Confucius' grandson comments about the Way and human nature. Tr. Legge (en)
Hence to entire sincerity there belongs ceaselessness.
Not ceasing, it continues long. Continuing long, it evidences itself.
Evidencing itself, it reaches far. Reaching far, it becomes large and substantial. Large and substantial, it becomes high and brilliant.
Large and substantial;– this is how it contains all things. High and brilliant;– this is how it overspreads all things. Reaching far and continuing long;– this is how it perfects all things.
So large and substantial, the individual possessing it is the co-equal of Earth. So high and brilliant, it makes him the co-equal of Heaven. So far-reaching and long-continuing, it makes him infinite.
Such being its nature, without any display, it becomes manifested; without any movement, it produces changes; and without any effort, it accomplishes its ends.
The way of Heaven and Earth may be completely declared in one sentence.– They are without any doubleness, and so they produce things in a manner that is unfathomable.
The way of Heaven and Earth is large and substantial, high and brilliant, far-reaching and long-enduring.
The Heaven now before us is only this bright shining spot; but when viewed in its inexhaustible extent, the sun, moon, stars, and constellations of the zodiac, are suspended in it, and all things are overspread by it. The earth before us is but a handful of soil; but when regarded in its breadth and thickness, it sustains mountains like the Hwâ and the Yo, without feeling their weight, and contains the rivers and seas, without their leaking away. The mountain now before us appears only a stone; but when contemplated in all the vastness of its size, we see how the grass and trees are produced on it, and birds and beasts dwell on it, and precious things which men treasure up are found on it. The water now before us appears but a ladleful; yet extending our view to its unfathomable depths, the largest tortoises, iguanas, iguanodons, dragons, fishes, and turtles, are produced in it, articles of value and sources of wealth abound in it.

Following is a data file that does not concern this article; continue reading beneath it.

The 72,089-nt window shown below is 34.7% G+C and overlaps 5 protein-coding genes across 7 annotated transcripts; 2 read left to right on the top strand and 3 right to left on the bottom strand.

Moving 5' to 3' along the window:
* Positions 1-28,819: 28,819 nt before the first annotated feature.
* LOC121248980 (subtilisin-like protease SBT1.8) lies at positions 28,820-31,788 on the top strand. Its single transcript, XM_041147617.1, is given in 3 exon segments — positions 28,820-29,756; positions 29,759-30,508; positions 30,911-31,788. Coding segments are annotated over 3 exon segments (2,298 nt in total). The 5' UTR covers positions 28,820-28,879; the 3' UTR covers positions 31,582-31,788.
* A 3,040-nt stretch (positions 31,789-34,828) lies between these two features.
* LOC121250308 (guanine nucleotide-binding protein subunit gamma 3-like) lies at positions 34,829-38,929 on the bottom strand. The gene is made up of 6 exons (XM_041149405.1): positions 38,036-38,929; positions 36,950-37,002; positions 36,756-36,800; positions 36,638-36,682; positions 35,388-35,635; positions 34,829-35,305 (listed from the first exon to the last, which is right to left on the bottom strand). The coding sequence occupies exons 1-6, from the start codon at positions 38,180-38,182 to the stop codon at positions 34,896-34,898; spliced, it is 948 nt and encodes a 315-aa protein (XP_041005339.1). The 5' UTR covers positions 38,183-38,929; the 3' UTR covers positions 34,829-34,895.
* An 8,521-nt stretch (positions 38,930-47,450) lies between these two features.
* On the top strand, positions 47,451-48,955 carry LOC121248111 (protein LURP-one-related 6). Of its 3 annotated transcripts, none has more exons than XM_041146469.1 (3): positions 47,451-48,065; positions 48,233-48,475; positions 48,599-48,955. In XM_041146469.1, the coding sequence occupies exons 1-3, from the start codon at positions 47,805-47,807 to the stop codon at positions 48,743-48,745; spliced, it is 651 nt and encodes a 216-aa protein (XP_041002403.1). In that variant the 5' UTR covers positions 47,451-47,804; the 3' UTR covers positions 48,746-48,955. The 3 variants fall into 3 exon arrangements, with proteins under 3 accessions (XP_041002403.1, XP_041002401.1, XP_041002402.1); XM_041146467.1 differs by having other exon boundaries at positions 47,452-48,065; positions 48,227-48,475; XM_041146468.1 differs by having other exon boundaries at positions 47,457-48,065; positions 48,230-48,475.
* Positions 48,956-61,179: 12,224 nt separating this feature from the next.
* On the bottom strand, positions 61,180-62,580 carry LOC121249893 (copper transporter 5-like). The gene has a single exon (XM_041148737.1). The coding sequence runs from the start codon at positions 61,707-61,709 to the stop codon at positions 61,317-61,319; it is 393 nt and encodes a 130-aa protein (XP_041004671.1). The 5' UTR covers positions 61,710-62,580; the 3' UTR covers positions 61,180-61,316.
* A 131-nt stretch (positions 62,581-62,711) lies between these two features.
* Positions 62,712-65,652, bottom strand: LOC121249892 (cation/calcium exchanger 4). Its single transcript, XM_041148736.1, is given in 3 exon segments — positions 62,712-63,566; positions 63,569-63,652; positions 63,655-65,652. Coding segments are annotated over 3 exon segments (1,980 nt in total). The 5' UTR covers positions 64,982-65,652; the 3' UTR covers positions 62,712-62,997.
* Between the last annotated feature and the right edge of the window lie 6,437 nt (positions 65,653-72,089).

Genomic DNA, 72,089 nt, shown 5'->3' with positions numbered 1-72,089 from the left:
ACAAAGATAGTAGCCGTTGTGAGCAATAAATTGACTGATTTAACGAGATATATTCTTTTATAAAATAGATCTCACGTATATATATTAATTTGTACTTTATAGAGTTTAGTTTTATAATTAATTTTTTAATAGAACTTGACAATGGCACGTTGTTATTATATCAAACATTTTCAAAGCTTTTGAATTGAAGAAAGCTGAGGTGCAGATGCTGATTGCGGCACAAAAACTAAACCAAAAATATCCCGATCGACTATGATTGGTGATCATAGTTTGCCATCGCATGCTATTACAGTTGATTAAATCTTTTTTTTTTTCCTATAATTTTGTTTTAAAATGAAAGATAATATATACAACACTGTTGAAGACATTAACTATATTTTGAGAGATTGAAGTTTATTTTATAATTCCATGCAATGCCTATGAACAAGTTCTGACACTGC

It is said in the Book of Poetry, "The ordinances of Heaven, how profound are they and unceasing!" The meaning is, that it is thus that Heaven is Heaven. And again, "How illustrious was it, the singleness of the virtue of king Wan!" indicating that it was thus that king Wan was what he was. Singleness likewise is unceasing.
The Doctrine of the Mean – Zhongyong XXVI – Chinese off/on – Français/English
Alias Zhong Yong, Chung Yung, Tchong Yong, The Unwobbling Pivot (Pound), La Régulation à usage ordinaire (Jullien).
The Book of Odes, The Analects, Great Learning, Doctrine of the Mean, Three-characters book, The Book of Changes, The Way and its Power, 300 Tang Poems, The Art of War, Thirty-Six Strategies
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